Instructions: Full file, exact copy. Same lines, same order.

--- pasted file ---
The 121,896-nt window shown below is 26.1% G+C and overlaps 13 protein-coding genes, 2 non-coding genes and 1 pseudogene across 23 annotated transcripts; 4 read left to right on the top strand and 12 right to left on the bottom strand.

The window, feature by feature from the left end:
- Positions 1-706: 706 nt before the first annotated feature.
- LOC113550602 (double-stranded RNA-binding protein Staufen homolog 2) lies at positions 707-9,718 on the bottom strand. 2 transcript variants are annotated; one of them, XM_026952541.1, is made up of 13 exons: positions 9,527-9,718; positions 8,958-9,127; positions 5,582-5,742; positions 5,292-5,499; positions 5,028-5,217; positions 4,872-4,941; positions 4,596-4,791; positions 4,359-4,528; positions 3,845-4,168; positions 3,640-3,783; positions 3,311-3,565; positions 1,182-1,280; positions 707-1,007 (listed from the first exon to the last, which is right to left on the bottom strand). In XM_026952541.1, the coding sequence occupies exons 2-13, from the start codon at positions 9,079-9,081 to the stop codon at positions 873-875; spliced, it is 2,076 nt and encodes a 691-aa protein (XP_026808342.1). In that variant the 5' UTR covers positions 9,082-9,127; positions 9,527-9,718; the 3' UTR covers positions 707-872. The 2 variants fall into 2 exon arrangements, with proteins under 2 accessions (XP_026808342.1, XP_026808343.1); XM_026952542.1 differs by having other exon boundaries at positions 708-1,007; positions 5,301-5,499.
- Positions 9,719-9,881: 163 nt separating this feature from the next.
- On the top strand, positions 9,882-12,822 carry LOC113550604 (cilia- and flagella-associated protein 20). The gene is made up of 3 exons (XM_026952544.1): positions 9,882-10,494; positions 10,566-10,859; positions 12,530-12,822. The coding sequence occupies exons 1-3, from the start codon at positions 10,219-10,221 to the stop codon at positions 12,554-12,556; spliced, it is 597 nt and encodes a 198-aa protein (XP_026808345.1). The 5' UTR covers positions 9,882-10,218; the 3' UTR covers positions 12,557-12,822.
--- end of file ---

The 121,896-nt window shown below is 26.1% G+C and overlaps 13 protein-coding genes, 2 non-coding genes and 1 pseudogene across 23 annotated transcripts; 4 read left to right on the top strand and 12 right to left on the bottom strand.

The window, feature by feature from the left end:
- Positions 1-706: 706 nt before the first annotated feature.
- LOC113550602 (double-stranded RNA-binding protein Staufen homolog 2) lies at positions 707-9,718 on the bottom strand. 2 transcript variants are annotated; one of them, XM_026952541.1, is made up of 13 exons: positions 9,527-9,718; positions 8,958-9,127; positions 5,582-5,742; positions 5,292-5,499; positions 5,028-5,217; positions 4,872-4,941; positions 4,596-4,791; positions 4,359-4,528; positions 3,845-4,168; positions 3,640-3,783; positions 3,311-3,565; positions 1,182-1,280; positions 707-1,007 (listed from the first exon to the last, which is right to left on the bottom strand). In XM_026952541.1, the coding sequence occupies exons 2-13, from the start codon at positions 9,079-9,081 to the stop codon at positions 873-875; spliced, it is 2,076 nt and encodes a 691-aa protein (XP_026808342.1). In that variant the 5' UTR covers positions 9,082-9,127; positions 9,527-9,718; the 3' UTR covers positions 707-872. The 2 variants fall into 2 exon arrangements, with proteins under 2 accessions (XP_026808342.1, XP_026808343.1); XM_026952542.1 differs by having other exon boundaries at positions 708-1,007; positions 5,301-5,499.
- Positions 9,719-9,881: 163 nt separating this feature from the next.
- On the top strand, positions 9,882-12,822 carry LOC113550604 (cilia- and flagella-associated protein 20). The gene is made up of 3 exons (XM_026952544.1): positions 9,882-10,494; positions 10,566-10,859; positions 12,530-12,822. The coding sequence occupies exons 1-3, from the start codon at positions 10,219-10,221 to the stop codon at positions 12,554-12,556; spliced, it is 597 nt and encodes a 198-aa protein (XP_026808345.1). The 5' UTR covers positions 9,882-10,218; the 3' UTR covers positions 12,557-12,822.